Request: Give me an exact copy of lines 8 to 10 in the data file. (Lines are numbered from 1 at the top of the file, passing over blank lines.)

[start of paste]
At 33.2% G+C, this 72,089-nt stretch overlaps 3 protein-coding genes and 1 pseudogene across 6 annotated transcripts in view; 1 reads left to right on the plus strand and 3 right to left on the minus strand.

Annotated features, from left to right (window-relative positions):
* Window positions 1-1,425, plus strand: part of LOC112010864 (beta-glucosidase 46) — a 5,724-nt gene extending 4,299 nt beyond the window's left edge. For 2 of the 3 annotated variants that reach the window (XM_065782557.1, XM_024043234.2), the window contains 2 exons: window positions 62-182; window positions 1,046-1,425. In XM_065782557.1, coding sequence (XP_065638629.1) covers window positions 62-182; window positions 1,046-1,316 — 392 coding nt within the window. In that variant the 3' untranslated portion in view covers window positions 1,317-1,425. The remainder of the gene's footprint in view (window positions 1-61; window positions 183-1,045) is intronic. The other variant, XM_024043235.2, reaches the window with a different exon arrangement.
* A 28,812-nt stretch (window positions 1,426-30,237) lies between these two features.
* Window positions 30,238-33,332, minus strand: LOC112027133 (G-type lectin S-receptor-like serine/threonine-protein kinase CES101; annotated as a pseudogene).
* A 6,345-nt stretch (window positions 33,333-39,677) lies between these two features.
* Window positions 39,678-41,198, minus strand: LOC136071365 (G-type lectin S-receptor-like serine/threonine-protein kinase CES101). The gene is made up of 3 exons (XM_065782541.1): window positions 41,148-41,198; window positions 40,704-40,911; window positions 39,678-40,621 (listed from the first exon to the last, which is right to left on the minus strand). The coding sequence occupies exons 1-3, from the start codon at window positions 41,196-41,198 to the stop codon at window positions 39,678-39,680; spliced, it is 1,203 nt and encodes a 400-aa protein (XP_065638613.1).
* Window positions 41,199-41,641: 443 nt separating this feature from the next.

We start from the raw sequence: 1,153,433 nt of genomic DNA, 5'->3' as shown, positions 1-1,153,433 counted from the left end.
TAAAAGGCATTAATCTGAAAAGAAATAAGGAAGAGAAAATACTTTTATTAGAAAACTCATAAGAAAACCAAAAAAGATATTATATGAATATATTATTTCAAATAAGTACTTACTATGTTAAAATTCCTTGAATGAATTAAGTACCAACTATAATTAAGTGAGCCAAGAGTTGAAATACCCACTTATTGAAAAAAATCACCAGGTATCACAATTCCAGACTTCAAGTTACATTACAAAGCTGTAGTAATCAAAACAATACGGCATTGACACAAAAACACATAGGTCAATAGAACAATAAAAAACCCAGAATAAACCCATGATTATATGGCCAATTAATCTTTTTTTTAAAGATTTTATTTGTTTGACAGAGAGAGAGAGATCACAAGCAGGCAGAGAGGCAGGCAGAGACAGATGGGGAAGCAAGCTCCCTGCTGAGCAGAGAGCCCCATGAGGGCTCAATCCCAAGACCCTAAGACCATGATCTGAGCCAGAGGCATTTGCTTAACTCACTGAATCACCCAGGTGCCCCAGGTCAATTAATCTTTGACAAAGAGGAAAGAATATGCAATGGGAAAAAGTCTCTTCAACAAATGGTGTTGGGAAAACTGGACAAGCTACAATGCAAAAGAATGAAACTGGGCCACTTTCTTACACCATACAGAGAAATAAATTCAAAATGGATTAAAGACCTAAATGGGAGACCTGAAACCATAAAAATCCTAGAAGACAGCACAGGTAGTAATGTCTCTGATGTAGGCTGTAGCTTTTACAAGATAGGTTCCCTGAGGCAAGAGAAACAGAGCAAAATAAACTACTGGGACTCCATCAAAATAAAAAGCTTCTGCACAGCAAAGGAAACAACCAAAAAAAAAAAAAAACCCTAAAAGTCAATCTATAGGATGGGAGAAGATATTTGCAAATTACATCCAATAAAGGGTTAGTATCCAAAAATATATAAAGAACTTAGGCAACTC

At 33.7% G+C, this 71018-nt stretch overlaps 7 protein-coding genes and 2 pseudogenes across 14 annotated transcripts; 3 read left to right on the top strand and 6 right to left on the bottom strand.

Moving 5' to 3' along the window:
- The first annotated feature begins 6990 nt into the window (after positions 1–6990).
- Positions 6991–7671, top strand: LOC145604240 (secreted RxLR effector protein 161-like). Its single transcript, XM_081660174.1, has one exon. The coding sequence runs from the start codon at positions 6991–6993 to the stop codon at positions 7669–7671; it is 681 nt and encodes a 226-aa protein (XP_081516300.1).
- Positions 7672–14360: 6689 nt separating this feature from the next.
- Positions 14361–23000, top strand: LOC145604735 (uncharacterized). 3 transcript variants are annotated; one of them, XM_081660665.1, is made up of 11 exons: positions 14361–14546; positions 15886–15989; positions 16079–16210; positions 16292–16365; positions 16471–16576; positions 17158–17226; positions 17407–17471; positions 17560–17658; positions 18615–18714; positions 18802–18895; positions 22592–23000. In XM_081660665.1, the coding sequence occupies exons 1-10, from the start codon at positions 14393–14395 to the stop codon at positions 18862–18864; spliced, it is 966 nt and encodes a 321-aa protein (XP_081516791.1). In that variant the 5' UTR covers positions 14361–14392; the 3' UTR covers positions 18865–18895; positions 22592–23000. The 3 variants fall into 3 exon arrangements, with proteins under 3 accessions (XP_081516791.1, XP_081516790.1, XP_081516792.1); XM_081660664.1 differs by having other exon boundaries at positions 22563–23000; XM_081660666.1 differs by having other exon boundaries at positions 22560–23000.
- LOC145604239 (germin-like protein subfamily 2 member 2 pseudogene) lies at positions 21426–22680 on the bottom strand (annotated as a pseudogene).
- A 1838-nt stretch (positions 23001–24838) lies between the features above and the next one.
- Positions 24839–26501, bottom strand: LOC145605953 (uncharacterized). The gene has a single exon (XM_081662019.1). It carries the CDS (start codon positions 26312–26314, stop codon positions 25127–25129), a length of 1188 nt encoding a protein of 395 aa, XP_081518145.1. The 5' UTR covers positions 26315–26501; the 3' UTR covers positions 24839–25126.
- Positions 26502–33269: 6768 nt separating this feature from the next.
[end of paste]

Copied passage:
* Window positions 41,199-41,641: 443 nt separating this feature from the next.

We start from the raw sequence: 1,153,433 nt of genomic DNA, 5'->3' as shown, positions 1-1,153,433 counted from the left end.
TAAAAGGCATTAATCTGAAAAGAAATAAGGAAGAGAAAATACTTTTATTAGAAAACTCATAAGAAAACCAAAAAAGATATTATATGAATATATTATTTCAAATAAGTACTTACTATGTTAAAATTCCTTGAATGAATTAAGTACCAACTATAATTAAGTGAGCCAAGAGTTGAAATACCCACTTATTGAAAAAAATCACCAGGTATCACAATTCCAGACTTCAAGTTACATTACAAAGCTGTAGTAATCAAAACAATACGGCATTGACACAAAAACACATAGGTCAATAGAACAATAAAAAACCCAGAATAAACCCATGATTATATGGCCAATTAATCTTTTTTTTAAAGATTTTATTTGTTTGACAGAGAGAGAGAGATCACAAGCAGGCAGAGAGGCAGGCAGAGACAGATGGGGAAGCAAGCTCCCTGCTGAGCAGAGAGCCCCATGAGGGCTCAATCCCAAGACCCTAAGACCATGATCTGAGCCAGAGGCATTTGCTTAACTCACTGAATCACCCAGGTGCCCCAGGTCAATTAATCTTTGACAAAGAGGAAAGAATATGCAATGGGAAAAAGTCTCTTCAACAAATGGTGTTGGGAAAACTGGACAAGCTACAATGCAAAAGAATGAAACTGGGCCACTTTCTTACACCATACAGAGAAATAAATTCAAAATGGATTAAAGACCTAAATGGGAGACCTGAAACCATAAAAATCCTAGAAGACAGCACAGGTAGTAATGTCTCTGATGTAGGCTGTAGCTTTTACAAGATAGGTTCCCTGAGGCAAGAGAAACAGAGCAAAATAAACTACTGGGACTCCATCAAAATAAAAAGCTTCTGCACAGCAAAGGAAACAACCAAAAAAAAAAAAAAACCCTAAAAGTCAATCTATAGGATGGGAGAAGATATTTGCAAATTACATCCAATAAAGGGTTAGTATCCAAAAATATATAAAGAACTTAGGCAACTC